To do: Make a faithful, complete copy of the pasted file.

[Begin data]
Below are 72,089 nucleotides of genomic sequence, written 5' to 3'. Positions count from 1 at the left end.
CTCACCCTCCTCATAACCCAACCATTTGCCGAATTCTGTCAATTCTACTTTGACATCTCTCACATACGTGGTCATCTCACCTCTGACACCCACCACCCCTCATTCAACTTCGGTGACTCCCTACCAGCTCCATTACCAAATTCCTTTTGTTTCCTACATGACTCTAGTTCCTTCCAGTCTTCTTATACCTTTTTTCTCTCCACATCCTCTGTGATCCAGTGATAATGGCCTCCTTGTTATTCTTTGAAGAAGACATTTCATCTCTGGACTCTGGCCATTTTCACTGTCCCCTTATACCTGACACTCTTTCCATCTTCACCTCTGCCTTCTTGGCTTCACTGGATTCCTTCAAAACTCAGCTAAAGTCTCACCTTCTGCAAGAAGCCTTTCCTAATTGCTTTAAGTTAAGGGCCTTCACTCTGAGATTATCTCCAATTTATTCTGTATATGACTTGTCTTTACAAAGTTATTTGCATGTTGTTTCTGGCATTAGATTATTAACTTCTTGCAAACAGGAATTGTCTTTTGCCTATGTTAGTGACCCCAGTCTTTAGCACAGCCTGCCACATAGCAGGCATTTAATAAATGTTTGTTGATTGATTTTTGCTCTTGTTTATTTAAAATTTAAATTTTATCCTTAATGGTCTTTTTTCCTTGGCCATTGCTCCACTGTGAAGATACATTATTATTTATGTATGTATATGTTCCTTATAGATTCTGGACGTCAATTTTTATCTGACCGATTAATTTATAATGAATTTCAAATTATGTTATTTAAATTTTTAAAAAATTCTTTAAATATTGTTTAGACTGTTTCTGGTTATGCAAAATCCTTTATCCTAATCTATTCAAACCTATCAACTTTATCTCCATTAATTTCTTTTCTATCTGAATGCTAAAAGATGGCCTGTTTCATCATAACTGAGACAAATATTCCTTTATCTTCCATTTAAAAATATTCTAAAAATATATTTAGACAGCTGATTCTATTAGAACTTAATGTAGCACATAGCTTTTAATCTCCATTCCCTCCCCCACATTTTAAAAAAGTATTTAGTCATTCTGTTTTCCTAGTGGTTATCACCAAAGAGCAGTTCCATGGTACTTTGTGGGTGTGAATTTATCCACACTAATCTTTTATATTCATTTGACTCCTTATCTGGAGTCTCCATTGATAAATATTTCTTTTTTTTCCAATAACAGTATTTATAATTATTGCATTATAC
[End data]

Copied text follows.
Below are 72,089 nucleotides of genomic sequence, written 5' to 3'. Positions count from 1 at the left end.
CTCACCCTCCTCATAACCCAACCATTTGCCGAATTCTGTCAATTCTACTTTGACATCTCTCACATACGTGGTCATCTCACCTCTGACACCCACCACCCCTCATTCAACTTCGGTGACTCCCTACCAGCTCCATTACCAAATTCCTTTTGTTTCCTACATGACTCTAGTTCCTTCCAGTCTTCTTATACCTTTTTTCTCTCCACATCCTCTGTGATCCAGTGATAATGGCCTCCTTGTTATTCTTTGAAGAAGACATTTCATCTCTGGACTCTGGCCATTTTCACTGTCCCCTTATACCTGACACTCTTTCCATCTTCACCTCTGCCTTCTTGGCTTCACTGGATTCCTTCAAAACTCAGCTAAAGTCTCACCTTCTGCAAGAAGCCTTTCCTAATTGCTTTAAGTTAAGGGCCTTCACTCTGAGATTATCTCCAATTTATTCTGTATATGACTTGTCTTTACAAAGTTATTTGCATGTTGTTTCTGGCATTAGATTATTAACTTCTTGCAAACAGGAATTGTCTTTTGCCTATGTTAGTGACCCCAGTCTTTAGCACAGCCTGCCACATAGCAGGCATTTAATAAATGTTTGTTGATTGATTTTTGCTCTTGTTTATTTAAAATTTAAATTTTATCCTTAATGGTCTTTTTTCCTTGGCCATTGCTCCACTGTGAAGATACATTATTATTTATGTATGTATATGTTCCTTATAGATTCTGGACGTCAATTTTTATCTGACCGATTAATTTATAATGAATTTCAAATTATGTTATTTAAATTTTTAAAAAATTCTTTAAATATTGTTTAGACTGTTTCTGGTTATGCAAAATCCTTTATCCTAATCTATTCAAACCTATCAACTTTATCTCCATTAATTTCTTTTCTATCTGAATGCTAAAAGATGGCCTGTTTCATCATAACTGAGACAAATATTCCTTTATCTTCCATTTAAAAATATTCTAAAAATATATTTAGACAGCTGATTCTATTAGAACTTAATGTAGCACATAGCTTTTAATCTCCATTCCCTCCCCCACATTTTAAAAAAGTATTTAGTCATTCTGTTTTCCTAGTGGTTATCACCAAAGAGCAGTTCCATGGTACTTTGTGGGTGTGAATTTATCCACACTAATCTTTTATATTCATTTGACTCCTTATCTGGAGTCTCCATTGATAAATATTTCTTTTTTTTCCAATAACAGTATTTATAATTATTGCATTATAC